Lumos launches project to tackle human trafficking in Haiti
A nationwide four-year project funded by USAID, the BEST partnership aims to tackle human trafficking in Haiti.
In January 2015, Lumos began working in Haiti - the poorest country in the Western Hemisphere - where an estimated 30,000 children live in more than 760 orphanages. Our goal is to have no more children in orphanages by 2030.
Whilst the construction of institutions is an understandable response to natural disaster, research increasingly demonstrates this is not the best approach and that institutions, once established, proliferate long after the disaster.
There are approximately 760 institutions in Haiti. Less than 15% of these are officially registered with the Haitian authorities. Orphanages tend to be privately run and funding is, for the most part, provided by foreign donors – often small foundations, NGOs or individuals. There are considerable challenges with this system of care.
The primary reason that children end up in institutions is poverty and a lack of access to basic health, education and social services. Out of desperation, parents place their children in orphanages hoping they will receive better care than they believe they can provide. But, too often, this is not the case, as orphanages cannot meet children's individual needs. Case evidence demonstrates that many of the 30,000 children could be at home with their families if basic health and education costs were covered.
Over 80% of the children living in all of Haiti’s orphanages have at least one living parent. The primary reasons for their admission to institutions are poverty, disability and a lack of access to basic health, education and social services.
Lumos began work in Haiti in January 2015, as part of a joint programme with key governmental and NGO partners to transform care services for vulnerable children and families by 2030.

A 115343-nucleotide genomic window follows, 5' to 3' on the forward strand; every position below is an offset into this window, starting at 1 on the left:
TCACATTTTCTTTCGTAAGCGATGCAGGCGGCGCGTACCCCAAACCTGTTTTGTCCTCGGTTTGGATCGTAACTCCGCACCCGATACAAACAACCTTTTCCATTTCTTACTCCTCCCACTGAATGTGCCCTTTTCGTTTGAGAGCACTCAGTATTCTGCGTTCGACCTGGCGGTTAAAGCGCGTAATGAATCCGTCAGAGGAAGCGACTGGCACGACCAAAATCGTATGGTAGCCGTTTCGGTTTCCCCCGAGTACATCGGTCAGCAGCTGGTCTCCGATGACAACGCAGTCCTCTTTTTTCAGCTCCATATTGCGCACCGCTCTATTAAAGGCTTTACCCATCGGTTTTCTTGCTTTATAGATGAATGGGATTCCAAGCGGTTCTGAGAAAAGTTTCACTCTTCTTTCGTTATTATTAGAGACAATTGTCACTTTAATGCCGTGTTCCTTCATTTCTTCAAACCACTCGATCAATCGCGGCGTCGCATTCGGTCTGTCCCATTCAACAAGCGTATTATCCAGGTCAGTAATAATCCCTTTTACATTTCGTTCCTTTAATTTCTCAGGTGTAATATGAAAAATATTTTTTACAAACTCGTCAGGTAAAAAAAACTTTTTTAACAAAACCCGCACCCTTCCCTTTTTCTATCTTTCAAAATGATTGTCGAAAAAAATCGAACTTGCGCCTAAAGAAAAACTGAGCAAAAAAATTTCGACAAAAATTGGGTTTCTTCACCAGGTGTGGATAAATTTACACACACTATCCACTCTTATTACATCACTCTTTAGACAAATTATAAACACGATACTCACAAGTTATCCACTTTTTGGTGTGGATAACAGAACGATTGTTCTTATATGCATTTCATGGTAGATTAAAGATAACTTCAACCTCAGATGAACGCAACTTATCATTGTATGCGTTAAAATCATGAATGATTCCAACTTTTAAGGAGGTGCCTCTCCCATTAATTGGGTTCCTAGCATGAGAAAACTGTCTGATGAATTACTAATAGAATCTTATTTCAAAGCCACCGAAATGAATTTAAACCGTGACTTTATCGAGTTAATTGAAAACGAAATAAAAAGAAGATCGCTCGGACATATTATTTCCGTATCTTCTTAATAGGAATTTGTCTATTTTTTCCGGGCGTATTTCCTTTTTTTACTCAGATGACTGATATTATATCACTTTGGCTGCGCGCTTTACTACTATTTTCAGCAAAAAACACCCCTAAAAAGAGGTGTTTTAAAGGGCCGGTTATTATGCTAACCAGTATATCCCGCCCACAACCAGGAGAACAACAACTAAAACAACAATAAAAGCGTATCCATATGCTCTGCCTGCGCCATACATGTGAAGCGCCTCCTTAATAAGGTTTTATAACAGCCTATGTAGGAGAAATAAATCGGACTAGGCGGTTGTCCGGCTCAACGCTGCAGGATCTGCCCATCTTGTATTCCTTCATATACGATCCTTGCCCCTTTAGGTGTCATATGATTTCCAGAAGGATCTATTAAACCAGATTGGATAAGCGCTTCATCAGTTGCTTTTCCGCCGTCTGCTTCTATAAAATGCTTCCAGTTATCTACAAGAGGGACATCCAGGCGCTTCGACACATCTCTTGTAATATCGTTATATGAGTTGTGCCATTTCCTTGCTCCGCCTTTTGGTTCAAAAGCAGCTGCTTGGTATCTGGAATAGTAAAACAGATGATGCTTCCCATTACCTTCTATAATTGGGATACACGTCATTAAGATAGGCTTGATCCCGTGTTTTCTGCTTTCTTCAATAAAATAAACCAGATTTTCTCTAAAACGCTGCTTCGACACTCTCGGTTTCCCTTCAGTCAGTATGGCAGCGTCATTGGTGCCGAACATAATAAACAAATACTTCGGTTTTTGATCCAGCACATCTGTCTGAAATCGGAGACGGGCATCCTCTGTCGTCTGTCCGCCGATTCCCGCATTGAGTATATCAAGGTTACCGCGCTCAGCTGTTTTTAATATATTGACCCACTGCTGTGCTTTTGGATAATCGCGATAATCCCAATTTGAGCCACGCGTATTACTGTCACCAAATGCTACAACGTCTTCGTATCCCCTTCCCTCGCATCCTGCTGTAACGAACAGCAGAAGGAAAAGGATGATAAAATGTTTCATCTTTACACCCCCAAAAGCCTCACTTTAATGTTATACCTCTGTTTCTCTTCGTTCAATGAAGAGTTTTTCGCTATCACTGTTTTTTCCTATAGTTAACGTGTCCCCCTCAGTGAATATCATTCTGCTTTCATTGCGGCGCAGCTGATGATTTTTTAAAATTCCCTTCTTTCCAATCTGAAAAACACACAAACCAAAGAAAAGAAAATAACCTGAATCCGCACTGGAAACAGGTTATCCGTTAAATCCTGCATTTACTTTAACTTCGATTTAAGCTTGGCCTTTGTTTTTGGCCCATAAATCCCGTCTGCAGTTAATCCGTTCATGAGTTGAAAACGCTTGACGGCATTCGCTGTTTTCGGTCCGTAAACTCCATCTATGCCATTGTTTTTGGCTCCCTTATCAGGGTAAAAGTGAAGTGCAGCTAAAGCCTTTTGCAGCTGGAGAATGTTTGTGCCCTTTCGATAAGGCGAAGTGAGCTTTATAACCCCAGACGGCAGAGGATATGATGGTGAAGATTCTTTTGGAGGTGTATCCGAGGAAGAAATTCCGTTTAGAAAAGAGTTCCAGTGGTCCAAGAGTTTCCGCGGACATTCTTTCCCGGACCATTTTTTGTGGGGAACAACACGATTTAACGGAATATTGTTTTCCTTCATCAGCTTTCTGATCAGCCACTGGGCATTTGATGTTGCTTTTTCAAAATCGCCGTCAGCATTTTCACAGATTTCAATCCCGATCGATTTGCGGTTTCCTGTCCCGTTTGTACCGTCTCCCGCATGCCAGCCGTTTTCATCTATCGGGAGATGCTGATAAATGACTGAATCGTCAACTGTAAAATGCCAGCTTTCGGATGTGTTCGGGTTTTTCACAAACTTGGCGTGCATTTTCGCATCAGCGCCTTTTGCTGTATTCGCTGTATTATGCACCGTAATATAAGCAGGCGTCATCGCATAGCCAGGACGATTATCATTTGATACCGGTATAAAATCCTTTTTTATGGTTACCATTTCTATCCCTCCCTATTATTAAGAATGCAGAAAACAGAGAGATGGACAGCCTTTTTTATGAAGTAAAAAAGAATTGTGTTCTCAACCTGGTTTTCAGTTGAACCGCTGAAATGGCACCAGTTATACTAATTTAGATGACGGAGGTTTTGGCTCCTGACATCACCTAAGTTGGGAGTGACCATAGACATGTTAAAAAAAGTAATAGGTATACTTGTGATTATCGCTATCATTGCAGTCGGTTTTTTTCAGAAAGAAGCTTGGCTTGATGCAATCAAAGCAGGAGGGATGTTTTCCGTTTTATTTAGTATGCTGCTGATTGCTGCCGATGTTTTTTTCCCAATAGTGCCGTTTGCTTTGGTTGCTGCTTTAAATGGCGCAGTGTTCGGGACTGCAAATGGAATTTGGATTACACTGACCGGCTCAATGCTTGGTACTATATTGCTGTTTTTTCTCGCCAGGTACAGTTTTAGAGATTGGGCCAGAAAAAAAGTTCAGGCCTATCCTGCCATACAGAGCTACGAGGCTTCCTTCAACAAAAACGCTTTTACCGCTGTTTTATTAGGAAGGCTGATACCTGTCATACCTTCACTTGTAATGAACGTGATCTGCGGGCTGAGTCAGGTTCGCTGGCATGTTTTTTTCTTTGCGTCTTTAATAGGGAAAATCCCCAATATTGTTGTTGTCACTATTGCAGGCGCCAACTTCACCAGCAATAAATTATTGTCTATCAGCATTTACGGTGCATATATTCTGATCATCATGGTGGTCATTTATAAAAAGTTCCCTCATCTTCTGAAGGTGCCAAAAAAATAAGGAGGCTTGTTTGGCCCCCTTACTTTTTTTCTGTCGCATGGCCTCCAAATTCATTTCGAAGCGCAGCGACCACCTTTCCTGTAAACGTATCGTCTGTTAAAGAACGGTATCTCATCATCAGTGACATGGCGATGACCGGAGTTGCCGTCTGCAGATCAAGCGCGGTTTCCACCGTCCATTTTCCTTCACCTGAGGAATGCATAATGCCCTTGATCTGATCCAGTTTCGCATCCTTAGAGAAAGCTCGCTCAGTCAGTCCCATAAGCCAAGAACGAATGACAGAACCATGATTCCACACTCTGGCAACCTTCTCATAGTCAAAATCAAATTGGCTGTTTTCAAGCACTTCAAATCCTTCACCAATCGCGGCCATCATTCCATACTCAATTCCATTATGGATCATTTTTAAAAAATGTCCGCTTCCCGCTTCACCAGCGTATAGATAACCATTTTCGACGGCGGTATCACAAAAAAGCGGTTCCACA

The team in Haiti has worked closely with IBESR - the government department responsible for children - and closed eight institutions since 2016. More than 75% of the children have been able to go home to their families with support. We have been working with the government and local partners to trace families and prepare children and families for reunification.
On 31 July 2019, we launched a project to tackle human trafficking in partnership with USAID. The BEST project - Building Enduring Systems to End Trafficking in Persons - will support the Haitian government, local authorities and civil society to prevent, recognise and respond to trafficking and to protect victims. The Project will help protect thousands of vulnerable children and at least 500 human trafficking victims. Find out more here.
There is growing evidence of the heightened risk of children being trafficked and exploited, commercially and at times sexually, in Haiti’s orphanages. Some orphanages in Haiti are established with the best of intentions and strive to provide adequate care.
However, case evidence suggests a consistent pattern of behavior, including orphanage ‘directors’ paying ‘child-finders’ to recruit children for the orphanage. In some instances, families are paid to give their children away. In others they are deceived into believing their children will receive an education and have a better life. The orphanage uses the children to persuade donors to give them money. The sums received are far in excess of the money spent on looking after children.
Lumos is working with Haiti's National Committee against Trafficking in Persons to end this harmful practice and ensure the specific phenomenon of trafficking of children in orphanages is addressed.